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** Birds or any sort of avian/winged enemy in the NES trilogy. A large reason why they're so terrible, at least in the first game, is due to a glitch with how the game handles enemies enemy spawns: anything that's in the exact right spot position of the level will respawn as soon as it's taken out, causing them to infinitely respawn until players deliberately trek across the stage. The problem is, particularly in the first game, moving forward is not always a reasonable option.



** The Windmill technique from the NES ''Ninja Gaiden'', capable of killing every single enemy (and boss) in the game with one use. [[AwesomeButImpractical That is, if you can plow through the entire level to the boss with minimum jumping attacks or getting other power ups, as each jumping attack becomes Windmill technique and eats up your power]]...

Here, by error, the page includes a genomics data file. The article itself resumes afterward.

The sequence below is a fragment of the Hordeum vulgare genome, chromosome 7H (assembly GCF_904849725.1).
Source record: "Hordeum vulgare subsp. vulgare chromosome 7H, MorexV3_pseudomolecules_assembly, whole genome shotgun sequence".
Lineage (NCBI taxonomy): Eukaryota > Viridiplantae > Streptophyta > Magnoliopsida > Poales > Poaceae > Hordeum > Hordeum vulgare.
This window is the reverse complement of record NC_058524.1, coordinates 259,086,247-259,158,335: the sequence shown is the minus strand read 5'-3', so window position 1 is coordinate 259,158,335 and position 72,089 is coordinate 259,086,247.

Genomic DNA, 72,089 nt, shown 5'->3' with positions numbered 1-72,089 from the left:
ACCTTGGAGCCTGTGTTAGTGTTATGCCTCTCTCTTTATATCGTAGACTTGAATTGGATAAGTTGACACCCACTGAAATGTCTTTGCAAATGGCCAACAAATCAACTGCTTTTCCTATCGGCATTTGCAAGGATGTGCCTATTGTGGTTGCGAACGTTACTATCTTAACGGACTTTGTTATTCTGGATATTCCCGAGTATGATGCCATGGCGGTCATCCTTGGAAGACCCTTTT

*** You can execute a normal jump attack by holding down while you attack.

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** The Windmill technique from the NES ''Ninja Gaiden'', capable of killing every single enemy (and boss) in the game with one use. use, [[AwesomeButImpractical That that is, if you provided players can plow through the an entire level to heading towards the boss with minimum minimal jumping attacks or getting other power ups, as each jumping attack becomes triggers the Windmill technique and eats up your power]]...
ninpo power]].
*** You can It's still possible to execute a normal jump attack by holding down while you attack. attacking.